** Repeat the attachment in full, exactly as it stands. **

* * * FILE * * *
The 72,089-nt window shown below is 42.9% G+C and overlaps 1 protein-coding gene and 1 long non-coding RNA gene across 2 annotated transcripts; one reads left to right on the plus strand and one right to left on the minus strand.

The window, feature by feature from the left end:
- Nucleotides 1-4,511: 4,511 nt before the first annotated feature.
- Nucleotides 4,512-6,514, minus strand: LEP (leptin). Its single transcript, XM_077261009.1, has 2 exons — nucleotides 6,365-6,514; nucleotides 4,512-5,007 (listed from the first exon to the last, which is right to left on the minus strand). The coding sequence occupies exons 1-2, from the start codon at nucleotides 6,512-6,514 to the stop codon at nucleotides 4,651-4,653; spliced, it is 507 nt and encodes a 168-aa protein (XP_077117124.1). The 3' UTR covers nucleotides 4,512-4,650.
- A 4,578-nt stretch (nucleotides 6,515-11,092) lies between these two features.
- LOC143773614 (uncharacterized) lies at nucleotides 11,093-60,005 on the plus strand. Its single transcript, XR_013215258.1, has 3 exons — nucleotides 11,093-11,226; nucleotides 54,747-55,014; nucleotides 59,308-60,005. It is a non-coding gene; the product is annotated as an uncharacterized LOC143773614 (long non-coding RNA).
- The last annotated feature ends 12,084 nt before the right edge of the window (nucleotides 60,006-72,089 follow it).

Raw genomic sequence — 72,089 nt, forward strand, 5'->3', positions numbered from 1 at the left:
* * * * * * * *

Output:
The 72,089-nt window shown below is 42.9% G+C and overlaps 1 protein-coding gene and 1 long non-coding RNA gene across 2 annotated transcripts; one reads left to right on the plus strand and one right to left on the minus strand.

The window, feature by feature from the left end:
- Nucleotides 1-4,511: 4,511 nt before the first annotated feature.
- Nucleotides 4,512-6,514, minus strand: LEP (leptin). Its single transcript, XM_077261009.1, has 2 exons — nucleotides 6,365-6,514; nucleotides 4,512-5,007 (listed from the first exon to the last, which is right to left on the minus strand). The coding sequence occupies exons 1-2, from the start codon at nucleotides 6,512-6,514 to the stop codon at nucleotides 4,651-4,653; spliced, it is 507 nt and encodes a 168-aa protein (XP_077117124.1). The 3' UTR covers nucleotides 4,512-4,650.
- A 4,578-nt stretch (nucleotides 6,515-11,092) lies between these two features.
- LOC143773614 (uncharacterized) lies at nucleotides 11,093-60,005 on the plus strand. Its single transcript, XR_013215258.1, has 3 exons — nucleotides 11,093-11,226; nucleotides 54,747-55,014; nucleotides 59,308-60,005. It is a non-coding gene; the product is annotated as an uncharacterized LOC143773614 (long non-coding RNA).
- The last annotated feature ends 12,084 nt before the right edge of the window (nucleotides 60,006-72,089 follow it).

Raw genomic sequence — 72,089 nt, forward strand, 5'->3', positions numbered from 1 at the left: